For all the hills on the course, you would climb and then almost immediately go down. Once the climb of the Greding hill was over, the downhill was spectacular; long and steep with 4 switchbacks. I took the downhill easy as I didn’t want to be a victim of flying over a hail bail. It was sweet to rest the legs. Watching several guys blow by me made me a bit nervous (more for them, not me as I am not sure how they stayed on their bikes through the turns?!). Once at the bottom the course was once again rolling.
At the 70 km mark is the famous Solarer Berg climb in the town, Hilpolstein, where we stayed; the hill was 2 minutes from the hotel which made it great for the spectators in our group. It is not a big hill nor is it very steep however this is the place where a crowd of thousands cheer on the athletes as they climb the hill. As you ride up, they essentially make a human tunnel (same as in the Tour de France!) and cheer madly. Every time I think about the climb I get goose bumps (like as I write this) and any description I can put down will not do it justice; google ‘Solarer Berg climb’ and you can see what I mean. The approach to the Solarer Berg is barricaded and as I came around the corner and got my first glimpse of the hill, I was look at a wall of people. Because of all the people, you really can’t pass on the hill so I just sat up and enjoyed the experience; it was incredible and I had a grin from ear to ear!
Since the hill was so close to the hotel, I had ridden the next part of the course a few times (3 to be exact as it was so much fun). Just before the end of the first lap, the course went through a town where they had set up the Bier Mile. Tables lined the street with people enjoying their tall steins of beer…even at ~10 am in the morning. I was still feeling pretty good at this point so the urge to stop was not that strong; I would have killed for a beer passing through here on the second lap!
I passed the 90 Km mark at 2:41 into the bike and was still feeling strong. The second lap was more or less the same as the first lap although I was a little tired going up the Greding hill. It was pretty sweet at the 175 k mark to turn towards the bike transition which was mostly downhill so I was able to rest the legs a little. It was really cool pulling into transition and seeing Nicole getting off her bike just ahead of me. (Total bike time: 5:25.) I yelled but don’t think she heard me; and then I sat down with her in the tent and she was quite surprised (she started 30 minutes ahead of me and I didn’t expect to catch her until the end, if at all). Of course she left just before me but I caught her in the first few minutes of the run and she patted my butt as I ran by!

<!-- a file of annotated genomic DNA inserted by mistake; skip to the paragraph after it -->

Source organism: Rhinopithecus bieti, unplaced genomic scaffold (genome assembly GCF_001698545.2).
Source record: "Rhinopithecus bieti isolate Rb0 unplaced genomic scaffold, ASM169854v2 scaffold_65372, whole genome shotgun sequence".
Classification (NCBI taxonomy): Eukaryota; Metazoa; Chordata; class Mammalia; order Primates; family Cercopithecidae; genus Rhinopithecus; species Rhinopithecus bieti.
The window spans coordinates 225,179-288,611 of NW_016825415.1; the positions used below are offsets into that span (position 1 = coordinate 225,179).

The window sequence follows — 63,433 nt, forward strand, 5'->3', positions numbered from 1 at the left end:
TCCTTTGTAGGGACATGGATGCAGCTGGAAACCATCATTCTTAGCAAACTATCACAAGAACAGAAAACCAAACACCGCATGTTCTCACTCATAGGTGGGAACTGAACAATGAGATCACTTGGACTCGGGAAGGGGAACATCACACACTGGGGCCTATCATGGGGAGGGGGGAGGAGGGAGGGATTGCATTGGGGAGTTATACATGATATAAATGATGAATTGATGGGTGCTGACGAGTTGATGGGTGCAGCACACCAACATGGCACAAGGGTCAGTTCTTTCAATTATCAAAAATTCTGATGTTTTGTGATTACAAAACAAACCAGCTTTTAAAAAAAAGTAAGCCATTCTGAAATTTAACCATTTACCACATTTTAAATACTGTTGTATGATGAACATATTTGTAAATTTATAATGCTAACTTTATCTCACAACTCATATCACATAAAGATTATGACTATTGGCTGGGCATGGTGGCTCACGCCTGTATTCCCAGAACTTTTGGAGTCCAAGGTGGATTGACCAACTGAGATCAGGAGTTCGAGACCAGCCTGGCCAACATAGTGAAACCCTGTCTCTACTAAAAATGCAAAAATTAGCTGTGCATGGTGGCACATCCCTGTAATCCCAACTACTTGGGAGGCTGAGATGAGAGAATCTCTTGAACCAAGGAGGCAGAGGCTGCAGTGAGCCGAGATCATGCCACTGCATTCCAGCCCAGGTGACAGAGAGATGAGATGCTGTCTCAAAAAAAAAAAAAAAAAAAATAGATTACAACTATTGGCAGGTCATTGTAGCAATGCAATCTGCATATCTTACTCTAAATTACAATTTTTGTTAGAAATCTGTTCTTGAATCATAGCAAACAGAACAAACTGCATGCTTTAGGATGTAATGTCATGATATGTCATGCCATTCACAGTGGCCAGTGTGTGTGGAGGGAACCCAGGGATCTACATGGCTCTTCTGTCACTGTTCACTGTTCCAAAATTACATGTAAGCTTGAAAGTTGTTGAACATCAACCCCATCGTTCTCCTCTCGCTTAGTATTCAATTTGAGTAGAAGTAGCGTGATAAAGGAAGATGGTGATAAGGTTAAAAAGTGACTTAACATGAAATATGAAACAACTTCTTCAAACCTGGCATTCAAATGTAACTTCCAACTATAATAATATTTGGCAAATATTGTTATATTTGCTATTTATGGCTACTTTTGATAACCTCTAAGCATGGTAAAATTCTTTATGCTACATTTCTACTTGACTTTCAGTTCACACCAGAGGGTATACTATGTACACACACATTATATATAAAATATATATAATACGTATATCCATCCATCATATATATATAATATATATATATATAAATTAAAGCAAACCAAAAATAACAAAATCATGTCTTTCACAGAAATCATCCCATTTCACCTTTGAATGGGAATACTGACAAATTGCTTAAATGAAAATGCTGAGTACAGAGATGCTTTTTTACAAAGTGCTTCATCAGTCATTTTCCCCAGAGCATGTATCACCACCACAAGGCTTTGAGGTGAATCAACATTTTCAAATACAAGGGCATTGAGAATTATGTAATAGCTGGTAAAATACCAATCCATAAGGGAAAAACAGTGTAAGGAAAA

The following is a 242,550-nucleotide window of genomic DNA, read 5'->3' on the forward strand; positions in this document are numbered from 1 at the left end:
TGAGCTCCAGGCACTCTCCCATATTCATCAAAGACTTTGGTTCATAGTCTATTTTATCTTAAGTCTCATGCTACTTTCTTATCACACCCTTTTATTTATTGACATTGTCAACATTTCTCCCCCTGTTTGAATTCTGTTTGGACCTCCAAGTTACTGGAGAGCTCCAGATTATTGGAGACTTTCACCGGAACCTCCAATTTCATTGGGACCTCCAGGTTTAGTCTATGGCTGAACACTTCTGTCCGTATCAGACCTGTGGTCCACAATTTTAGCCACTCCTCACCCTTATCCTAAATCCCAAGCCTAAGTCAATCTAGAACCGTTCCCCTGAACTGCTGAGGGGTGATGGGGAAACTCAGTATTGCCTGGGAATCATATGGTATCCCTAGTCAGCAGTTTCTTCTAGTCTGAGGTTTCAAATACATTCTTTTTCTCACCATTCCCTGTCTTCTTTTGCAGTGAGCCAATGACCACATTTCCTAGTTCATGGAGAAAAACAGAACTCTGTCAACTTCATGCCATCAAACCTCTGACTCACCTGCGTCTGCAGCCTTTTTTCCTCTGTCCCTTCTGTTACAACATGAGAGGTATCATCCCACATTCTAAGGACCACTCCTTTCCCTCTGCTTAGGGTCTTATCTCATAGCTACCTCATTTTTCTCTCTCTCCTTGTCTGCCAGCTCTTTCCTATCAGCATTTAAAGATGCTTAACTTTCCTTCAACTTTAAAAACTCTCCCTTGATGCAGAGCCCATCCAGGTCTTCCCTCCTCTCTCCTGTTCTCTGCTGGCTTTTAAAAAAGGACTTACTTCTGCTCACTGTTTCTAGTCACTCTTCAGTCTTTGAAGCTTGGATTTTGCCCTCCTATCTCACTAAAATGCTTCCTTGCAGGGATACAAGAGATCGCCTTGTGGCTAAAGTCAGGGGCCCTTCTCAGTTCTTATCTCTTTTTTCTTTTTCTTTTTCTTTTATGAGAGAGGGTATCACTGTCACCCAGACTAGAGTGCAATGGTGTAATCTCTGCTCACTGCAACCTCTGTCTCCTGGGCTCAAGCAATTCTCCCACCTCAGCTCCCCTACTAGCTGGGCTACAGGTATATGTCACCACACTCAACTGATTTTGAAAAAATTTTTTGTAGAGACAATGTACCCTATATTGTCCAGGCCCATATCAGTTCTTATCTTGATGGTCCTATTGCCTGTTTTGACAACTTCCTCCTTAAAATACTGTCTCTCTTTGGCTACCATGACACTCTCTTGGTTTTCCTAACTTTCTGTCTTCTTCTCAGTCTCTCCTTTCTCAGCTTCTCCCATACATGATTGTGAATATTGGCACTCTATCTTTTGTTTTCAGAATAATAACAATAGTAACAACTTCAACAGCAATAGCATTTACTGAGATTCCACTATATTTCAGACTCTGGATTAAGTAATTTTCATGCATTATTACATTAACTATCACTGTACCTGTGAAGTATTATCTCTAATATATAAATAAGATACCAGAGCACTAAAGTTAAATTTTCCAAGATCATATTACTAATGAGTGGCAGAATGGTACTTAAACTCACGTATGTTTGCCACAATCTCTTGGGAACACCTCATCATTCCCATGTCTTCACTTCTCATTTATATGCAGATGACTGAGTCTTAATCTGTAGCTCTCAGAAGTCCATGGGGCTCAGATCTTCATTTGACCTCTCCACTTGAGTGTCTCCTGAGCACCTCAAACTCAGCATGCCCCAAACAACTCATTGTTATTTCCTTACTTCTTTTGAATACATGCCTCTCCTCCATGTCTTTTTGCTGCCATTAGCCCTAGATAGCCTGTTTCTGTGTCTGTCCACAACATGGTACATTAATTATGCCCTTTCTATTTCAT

I started the run very well; maybe too well. The first km, which was somewhat downhill took 4 minutes (although I was trying to catch Nicole!). After this, I settled down into a reasonable pace and was feeling strong. The majority of the course followed the canal on a gravel rail trail. It was fairly narrow and there was people running both ways but there was enough room to pass and there was lots of people (both racers and spectators) to keep it interesting. The first turnaround was at about 13 K and was still going strong but knew this could change at any time. (In the last Ironman race, I started to fall apart after about 9 k so I knew it could happen at any time!). Again this happened at about 18 K but it wasn’t a stomach issue like last time, it was more of a mental issue. Perhaps I was overheating too however in my head I was thinking that I needed to walk so I just stopped running. It took a few minutes to convince myself to run again but then I walked through the aid station about a minute later. I drank everything they had to offer (water, ISO and magical Coke!). After walking though the aid station (and then some) I started running again. About 5 minutes later (likely thanks to the Coke) I started to feel good again and began turning out the kilometers. It went like this for the rest of the race: walk the aid stations but run the rest and the next thing I knew, I was at the 39 k mark. The last 3 K were pretty special and was very happy to run into the makeshift ‘stadium’ to the finish (run time: 3:31).
In the end, I was ecstatic with my time (10 hours, 19 minutes) which surpassed my best case scenario. The race is amazing and the group that we went with (Multisport Canada) was equally great! If you are interested in triathlon, this is a race you need to do and going with Multisport Canada will make it very easy and enjoyable.
The Finish (I have the yellow Powerbar visor)